We start by defining the component we are testing, the LocalStorageWithProvider component. We then create the fixture that will allow us to access the inside of the component instance, and we setup also the localStorageServiceSpy. This is where all the magic happens and that will enable us to create mocked behaviour and monitor if the component is calling a specific service function.

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localStorageServiceSpy =
fixture.debugElement.injector.get(LocalStorageService);

This line here is essential to get the reference of the actual service that is injected into the component. The attentive reader will notice that the setup of the tests is not injecting the LocalStorageService in the provider’s property. This is because the service is defined as injected at the app root, hence not needing to be declared here. It is critical to understand that if the service were indeed imported in the provider’s config of the test setup, it would be a different instance of the one injected on the component. This small detail could lead to unexpected behaviour like a spy not detecting that has a function called when it had been called on a different instance of the same service.

For this reason, it is always better to get the actual instance injected on the component to be entirely sure the tests are working with the same instance.

To test that the component stores data we have the following unit test:

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it('should call storeItem with key and value', () => {
component.formGroup = new FormGroup({
storageKey: new FormControl('aKey'),
storageData: new FormControl('aValue'),
});

spyOn(localStorageServiceSpy, 'setItem').and.callThrough();

component.onSetData();

expect(localStorageServiceSpy.setItem).toHaveBeenCalledWith(
'aKey',
'aValue'
);
});

We start by creating the form and setting the expected key-value pair. We then set up the spy on the setItem function to monitor that it will be called with the expected parameters. After acting on the component by calling component.onSetData(), we verify that the setItem function of the service is called with the same key and value that was set up in the form.

When testing that the store returns a value for a provided key we need a little bit more setup on our test.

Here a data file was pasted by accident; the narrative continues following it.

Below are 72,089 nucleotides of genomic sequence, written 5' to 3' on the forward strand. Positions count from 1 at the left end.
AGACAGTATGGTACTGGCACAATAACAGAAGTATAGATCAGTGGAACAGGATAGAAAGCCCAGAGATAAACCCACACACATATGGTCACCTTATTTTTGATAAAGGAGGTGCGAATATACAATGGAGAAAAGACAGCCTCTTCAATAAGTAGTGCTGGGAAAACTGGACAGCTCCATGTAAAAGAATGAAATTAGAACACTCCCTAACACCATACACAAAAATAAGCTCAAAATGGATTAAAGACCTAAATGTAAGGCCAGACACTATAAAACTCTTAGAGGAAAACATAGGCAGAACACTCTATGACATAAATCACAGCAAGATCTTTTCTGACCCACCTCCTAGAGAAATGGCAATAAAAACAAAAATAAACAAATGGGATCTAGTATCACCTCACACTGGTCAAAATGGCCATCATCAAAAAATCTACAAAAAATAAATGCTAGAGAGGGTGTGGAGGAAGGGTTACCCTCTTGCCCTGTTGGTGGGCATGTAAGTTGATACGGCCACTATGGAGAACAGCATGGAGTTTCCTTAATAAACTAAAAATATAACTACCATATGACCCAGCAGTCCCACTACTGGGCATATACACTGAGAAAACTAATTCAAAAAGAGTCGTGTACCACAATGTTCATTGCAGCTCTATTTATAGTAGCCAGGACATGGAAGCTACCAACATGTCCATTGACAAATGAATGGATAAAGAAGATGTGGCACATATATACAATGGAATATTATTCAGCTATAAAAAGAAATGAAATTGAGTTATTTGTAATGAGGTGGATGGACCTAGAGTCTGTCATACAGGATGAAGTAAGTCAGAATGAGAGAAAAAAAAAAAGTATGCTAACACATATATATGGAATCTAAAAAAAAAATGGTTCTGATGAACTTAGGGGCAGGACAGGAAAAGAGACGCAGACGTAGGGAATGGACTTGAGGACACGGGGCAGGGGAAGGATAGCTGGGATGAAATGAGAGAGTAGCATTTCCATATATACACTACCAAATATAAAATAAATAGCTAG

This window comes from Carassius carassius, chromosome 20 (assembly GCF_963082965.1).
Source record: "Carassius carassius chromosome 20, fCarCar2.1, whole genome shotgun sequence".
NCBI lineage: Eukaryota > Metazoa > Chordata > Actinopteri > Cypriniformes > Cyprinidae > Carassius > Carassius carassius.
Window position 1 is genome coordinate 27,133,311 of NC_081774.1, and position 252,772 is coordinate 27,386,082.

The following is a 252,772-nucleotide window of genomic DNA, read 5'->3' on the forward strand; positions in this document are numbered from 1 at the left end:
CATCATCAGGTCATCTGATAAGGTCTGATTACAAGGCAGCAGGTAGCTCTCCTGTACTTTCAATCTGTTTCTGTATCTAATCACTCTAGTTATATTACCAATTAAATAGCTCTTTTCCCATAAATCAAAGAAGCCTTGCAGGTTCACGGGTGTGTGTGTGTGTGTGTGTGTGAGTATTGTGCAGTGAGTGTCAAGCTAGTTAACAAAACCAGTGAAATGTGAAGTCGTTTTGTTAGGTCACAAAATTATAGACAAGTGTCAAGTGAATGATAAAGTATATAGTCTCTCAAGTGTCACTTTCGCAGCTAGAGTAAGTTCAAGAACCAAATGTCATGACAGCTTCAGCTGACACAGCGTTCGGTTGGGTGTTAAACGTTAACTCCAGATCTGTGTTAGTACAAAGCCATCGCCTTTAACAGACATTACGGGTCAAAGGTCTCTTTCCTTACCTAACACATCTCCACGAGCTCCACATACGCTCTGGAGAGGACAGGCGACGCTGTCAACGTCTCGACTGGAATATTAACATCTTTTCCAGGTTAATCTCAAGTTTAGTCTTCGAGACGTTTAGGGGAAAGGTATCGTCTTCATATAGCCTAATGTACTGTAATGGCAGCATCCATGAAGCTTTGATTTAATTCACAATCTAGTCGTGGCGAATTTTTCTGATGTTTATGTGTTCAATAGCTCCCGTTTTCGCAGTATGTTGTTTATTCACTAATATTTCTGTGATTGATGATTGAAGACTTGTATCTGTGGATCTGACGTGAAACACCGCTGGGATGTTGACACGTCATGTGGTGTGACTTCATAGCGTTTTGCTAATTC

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it('should return stored data by key', () => {
let store = { aKey: 'aValue' };
const mockLocalStorage = {
getItem: (key: string): string => {
return key in store ? store[key] : null;
},
};

component.formGroup = new FormGroup({
storageKey: new FormControl('aKey'),
});

spyOn(localStorageServiceSpy, 'getItem').and.callFake(
mockLocalStorage.getItem
);

component.onGetData();

expect(component.storedData).toEqual('aValue');
});

Here we start by creating a mock store and mock local storage. We will only need to define the key of the data we want to return in the form. We need to ensure it matches the same key defined in the mocked store. Then we set up our spy to intercept the requests and call the fake method created on the mocked local storage. When calling the component method to retrieve the data, the expected value should then be set on the ‘storedData’ property of the component.

The remaining two methods use a similar approach, so there’s no need for a detailed breakdown.

Conclusion

Using browser storage to store different types of data can be beneficial. These are user data, app settings, colour themes, etc. It’s essential always to remember that local storage (or even session storage) should never be used for holding sensitive data that can be used to exploit and steal client information. As long as the mindset that anything on the client-side can be tampered with is always present, there’s no reason for not taking advantage of this and other beneficial tools.

In this article, I have presented two options to integrate local storage with Angular. There are, of course, many other options like using a third-party library. Although, unless those libraries bring a significant number of features on top, I don’t see the need for additional dependencies for such a simple use case.

About The Author
Posted: February 9th, 2022
Hugo Noro
⭐ 2 Articles
Beginner Advanced Expert